6 Ways to Develop a Great Working Relationship With Hiring Managers - Glassdoor for Employers
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6 Ways to Develop a Great Working Relationship With Hiring Managers

Often, the most challenging part of the interview process isn’t sourcing qualified candidates, holding phone screens or negotiating a starting salary — it’s working with the hiring managers themselves. In fact, Jobvite’s 2017 Recruiter Nation report revealed that the two biggest bottlenecks in the recruiting process are hiring managers failing to move candidates through the hiring stages and review resumes expediently.

But that doesn’t mean working with hiring managers is inherently difficult — on the contrary, developing a strong relationship with them can make your job much easier. You just need to be diligent about developing your working relationship.

If you’re currently having a hard time working with a hiring manager, or just want to know what you can do to improve your working relationships with them moving forward, read these six expert-approved tips.

1. Get to Know Their Needs

It’s not enough for recruiters to be masters of their own field anymore — they also need to understand the specific functions they’re recruiting for. Otherwise, they can expect frustration and resentment from hiring managers.

“Hiring managers balk when they feel like recruiters don't understand what they want and need, and bridging that gap of understanding can build trust and lead to successful placements,” says Jill Santopietro-Panall, HR consultant and owner of 21Oak HR Consulting, LLC. “In order to be a good recruiting partner, you HAVE to understand the business.”

A good way to do that, Santopietro-Panall says, is to immerse yourself in the hiring manager’s world.

“I found that my greatest successes came when I could get recruiters to attend regular business meetings for the group with the open position and listen to what the team is doing and understand the skills needed to succeed in that group,” Santopietro-Panall says.

This may not be possible for every company, Santopietro-Panall acknowledges, but at the very least you can approach the hiring manager and dig into their team’s goals and needs.

“Recruiters should come into this as a partnership with managers, really sit down and listen and understand their business challenges overall, not just in the context of this specific hire,” she suggests. “Ask a lot of questions about their pain points and what problems they are trying to solve with this new hire. I'd also ask about their best current employees — rather than just their ideal candidates — and I might even ask to speak to those employees and try to capture what traits and skills make them so great.”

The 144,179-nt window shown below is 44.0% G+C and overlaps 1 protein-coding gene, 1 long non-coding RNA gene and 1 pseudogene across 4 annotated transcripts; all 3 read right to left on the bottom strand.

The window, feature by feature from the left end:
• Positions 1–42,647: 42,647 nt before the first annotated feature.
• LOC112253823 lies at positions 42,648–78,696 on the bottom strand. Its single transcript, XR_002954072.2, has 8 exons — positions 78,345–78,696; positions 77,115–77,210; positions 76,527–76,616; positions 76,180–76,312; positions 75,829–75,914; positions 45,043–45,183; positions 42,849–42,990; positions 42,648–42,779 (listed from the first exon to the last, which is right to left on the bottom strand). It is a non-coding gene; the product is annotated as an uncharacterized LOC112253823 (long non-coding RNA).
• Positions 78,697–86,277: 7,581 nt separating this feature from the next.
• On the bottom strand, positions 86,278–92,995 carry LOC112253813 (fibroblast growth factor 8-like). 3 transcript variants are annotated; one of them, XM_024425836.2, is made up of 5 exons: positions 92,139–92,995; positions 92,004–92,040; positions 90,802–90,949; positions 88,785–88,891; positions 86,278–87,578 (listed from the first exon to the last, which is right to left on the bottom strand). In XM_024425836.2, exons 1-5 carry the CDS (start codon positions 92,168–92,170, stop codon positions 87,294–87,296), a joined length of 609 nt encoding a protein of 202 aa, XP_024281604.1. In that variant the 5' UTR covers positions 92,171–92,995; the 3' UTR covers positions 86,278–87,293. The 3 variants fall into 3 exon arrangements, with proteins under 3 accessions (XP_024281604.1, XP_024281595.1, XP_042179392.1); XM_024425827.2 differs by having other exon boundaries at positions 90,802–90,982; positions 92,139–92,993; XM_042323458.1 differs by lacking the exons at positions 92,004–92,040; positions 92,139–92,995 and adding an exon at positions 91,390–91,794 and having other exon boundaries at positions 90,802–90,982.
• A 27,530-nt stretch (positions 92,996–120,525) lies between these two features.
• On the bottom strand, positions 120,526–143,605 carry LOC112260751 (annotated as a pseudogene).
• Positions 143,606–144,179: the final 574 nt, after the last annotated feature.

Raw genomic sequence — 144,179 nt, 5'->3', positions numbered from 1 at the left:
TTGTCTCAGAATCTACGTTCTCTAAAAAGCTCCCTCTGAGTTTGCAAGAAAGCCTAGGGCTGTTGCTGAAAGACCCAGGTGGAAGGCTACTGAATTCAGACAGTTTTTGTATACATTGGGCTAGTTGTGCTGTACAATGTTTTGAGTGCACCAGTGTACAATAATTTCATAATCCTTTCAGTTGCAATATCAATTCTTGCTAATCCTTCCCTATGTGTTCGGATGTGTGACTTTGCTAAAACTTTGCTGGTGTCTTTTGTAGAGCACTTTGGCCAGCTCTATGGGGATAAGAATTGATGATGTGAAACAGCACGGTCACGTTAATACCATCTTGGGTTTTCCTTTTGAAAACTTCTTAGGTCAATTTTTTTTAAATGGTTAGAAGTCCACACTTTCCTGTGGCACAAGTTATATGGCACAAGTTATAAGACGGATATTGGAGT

[Related: 3 Keys to Making Your Hiring Manager Your Ally]

2. Educate Them on the Recruiting Process

A successful partnership between a recruiter and a hiring manager is a two-way street, so just as it’s worth taking the time to learn about their world, you should try and teach them about yours as well.

“Hiring managers are short on time and impatient to fill the role, in general. They often don't know ‘how the sausage is made’, so to speak, in the recruiting process, and they often expect recruiters to magically have many qualified candidates just laying around,” Santopietro-Panall explains.

But you can help hiring managers set the right expectations by informing them what exactly the recruiting process involves, how long it typically takes and what your strategy is in particular. You can also ask for their feedback in certain areas where they may be subject-matter experts.

“I would start early on educating them on the recruiting process and get their thoughts on great sources of candidates, such as competitors they particularly admire or university programs with strong reputations for graduates in your industry,” Santopietro-Panall adds.

3. Narrow Down the Job Requirements

Ever worked with a hiring manager who had a list of requirements a mile long? According to the experts we spoke with, it’s one of the most common obstacles to a successful recruiter/hiring manager relationship.

“Managers often try to cram too many requirements into a single job. Whether that's because they are short on headcount or haven't taken the time to think through what they really need, the result is a skill set that no candidate possesses. Recruiters call this a purple squirrel — it doesn't exist,” says Mikaela Kiner, founder and CEO of uniquelyHR.